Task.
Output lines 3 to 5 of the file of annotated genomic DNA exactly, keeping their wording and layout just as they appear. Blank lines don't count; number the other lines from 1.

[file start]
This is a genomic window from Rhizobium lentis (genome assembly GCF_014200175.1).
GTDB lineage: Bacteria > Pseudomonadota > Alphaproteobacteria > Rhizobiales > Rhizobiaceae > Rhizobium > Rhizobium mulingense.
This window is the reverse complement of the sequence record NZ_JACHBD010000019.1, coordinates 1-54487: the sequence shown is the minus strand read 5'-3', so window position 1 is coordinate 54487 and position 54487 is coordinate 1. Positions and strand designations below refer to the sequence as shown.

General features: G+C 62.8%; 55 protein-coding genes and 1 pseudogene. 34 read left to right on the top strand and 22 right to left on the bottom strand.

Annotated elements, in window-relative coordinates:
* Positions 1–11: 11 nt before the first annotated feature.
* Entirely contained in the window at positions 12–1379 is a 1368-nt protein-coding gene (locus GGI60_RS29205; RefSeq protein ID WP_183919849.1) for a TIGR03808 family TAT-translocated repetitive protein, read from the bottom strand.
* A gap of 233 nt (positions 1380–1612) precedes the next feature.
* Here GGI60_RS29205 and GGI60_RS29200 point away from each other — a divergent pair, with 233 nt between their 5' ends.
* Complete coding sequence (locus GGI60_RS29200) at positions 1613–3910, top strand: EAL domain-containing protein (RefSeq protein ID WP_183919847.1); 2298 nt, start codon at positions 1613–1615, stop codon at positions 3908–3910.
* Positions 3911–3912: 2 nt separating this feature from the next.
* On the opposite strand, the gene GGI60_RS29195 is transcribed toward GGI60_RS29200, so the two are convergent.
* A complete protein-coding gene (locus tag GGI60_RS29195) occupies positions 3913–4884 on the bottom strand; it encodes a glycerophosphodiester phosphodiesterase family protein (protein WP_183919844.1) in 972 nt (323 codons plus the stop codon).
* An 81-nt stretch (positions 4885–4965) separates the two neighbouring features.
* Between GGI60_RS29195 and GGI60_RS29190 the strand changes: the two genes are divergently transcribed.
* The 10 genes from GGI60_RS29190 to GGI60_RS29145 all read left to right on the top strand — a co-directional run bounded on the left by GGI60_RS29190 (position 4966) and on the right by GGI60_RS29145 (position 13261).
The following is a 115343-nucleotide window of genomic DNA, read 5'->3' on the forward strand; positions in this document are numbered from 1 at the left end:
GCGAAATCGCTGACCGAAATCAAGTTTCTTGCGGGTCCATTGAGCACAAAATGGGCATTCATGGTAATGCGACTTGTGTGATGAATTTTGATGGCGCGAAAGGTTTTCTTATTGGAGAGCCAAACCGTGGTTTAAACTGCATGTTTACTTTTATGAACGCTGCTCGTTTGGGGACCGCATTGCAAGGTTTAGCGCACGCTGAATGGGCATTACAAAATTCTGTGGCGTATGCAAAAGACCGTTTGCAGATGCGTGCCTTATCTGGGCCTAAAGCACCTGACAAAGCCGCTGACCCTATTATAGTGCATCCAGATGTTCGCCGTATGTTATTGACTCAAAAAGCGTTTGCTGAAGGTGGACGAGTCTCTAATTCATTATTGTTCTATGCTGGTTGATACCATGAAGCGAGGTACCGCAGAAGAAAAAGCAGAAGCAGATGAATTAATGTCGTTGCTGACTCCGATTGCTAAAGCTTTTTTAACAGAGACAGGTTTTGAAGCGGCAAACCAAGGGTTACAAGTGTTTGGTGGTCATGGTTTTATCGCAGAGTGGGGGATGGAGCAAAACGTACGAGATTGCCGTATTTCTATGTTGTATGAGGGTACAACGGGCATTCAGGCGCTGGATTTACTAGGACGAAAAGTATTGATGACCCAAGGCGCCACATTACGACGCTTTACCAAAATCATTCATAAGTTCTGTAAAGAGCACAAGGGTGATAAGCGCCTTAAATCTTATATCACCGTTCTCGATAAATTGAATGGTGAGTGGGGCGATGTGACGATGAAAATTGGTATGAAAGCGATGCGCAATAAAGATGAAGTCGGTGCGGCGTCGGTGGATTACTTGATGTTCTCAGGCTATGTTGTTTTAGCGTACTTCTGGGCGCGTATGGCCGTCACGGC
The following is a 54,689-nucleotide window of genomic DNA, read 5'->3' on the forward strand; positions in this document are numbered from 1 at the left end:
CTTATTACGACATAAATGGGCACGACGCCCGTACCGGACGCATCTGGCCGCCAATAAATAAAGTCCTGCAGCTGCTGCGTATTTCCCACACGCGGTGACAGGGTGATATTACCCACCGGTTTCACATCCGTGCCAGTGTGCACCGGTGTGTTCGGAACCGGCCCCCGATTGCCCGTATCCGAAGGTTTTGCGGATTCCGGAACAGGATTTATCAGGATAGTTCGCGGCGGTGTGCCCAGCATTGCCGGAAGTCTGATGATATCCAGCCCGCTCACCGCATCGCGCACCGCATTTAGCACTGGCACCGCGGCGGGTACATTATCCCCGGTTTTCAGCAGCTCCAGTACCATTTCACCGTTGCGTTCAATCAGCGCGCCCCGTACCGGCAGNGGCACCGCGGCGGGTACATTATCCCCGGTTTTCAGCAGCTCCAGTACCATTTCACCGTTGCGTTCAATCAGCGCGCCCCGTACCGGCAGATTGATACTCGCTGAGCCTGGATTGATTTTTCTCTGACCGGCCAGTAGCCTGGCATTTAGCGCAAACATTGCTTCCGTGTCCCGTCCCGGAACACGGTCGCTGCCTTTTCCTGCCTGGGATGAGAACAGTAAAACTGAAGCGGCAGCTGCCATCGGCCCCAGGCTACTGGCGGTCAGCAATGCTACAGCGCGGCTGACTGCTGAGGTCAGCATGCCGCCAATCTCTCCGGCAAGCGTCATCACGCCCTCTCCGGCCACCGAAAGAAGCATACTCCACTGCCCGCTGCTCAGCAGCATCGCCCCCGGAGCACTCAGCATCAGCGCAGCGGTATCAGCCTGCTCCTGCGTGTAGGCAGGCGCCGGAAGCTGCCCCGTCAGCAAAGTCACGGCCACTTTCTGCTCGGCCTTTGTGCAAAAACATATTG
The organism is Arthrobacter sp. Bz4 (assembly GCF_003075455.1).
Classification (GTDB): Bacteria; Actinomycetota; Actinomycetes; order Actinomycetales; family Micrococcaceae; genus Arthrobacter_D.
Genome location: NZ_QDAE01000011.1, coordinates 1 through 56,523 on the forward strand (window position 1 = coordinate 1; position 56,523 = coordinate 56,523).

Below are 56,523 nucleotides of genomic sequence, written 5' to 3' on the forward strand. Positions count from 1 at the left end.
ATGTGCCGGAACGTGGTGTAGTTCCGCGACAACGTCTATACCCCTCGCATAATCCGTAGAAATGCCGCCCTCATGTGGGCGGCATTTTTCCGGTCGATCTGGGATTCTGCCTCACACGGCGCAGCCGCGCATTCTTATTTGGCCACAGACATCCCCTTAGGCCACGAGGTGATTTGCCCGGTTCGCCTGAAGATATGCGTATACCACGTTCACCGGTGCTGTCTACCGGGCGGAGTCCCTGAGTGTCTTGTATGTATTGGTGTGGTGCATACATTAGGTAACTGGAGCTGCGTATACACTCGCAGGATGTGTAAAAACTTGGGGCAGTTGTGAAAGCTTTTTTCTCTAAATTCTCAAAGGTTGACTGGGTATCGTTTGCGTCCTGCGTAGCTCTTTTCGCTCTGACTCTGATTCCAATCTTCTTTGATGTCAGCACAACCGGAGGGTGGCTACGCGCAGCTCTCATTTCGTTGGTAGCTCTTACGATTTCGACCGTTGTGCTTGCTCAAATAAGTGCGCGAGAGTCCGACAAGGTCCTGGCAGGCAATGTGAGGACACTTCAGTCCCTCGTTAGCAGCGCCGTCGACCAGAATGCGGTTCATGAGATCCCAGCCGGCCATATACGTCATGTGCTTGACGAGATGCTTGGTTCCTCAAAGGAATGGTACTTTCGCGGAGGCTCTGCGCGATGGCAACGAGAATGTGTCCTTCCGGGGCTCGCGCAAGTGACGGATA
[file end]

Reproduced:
This window is the reverse complement of the sequence record NZ_JACHBD010000019.1, coordinates 1-54487: the sequence shown is the minus strand read 5'-3', so window position 1 is coordinate 54487 and position 54487 is coordinate 1. Positions and strand designations below refer to the sequence as shown.

General features: G+C 62.8%; 55 protein-coding genes and 1 pseudogene. 34 read left to right on the top strand and 22 right to left on the bottom strand.

Annotated elements, in window-relative coordinates: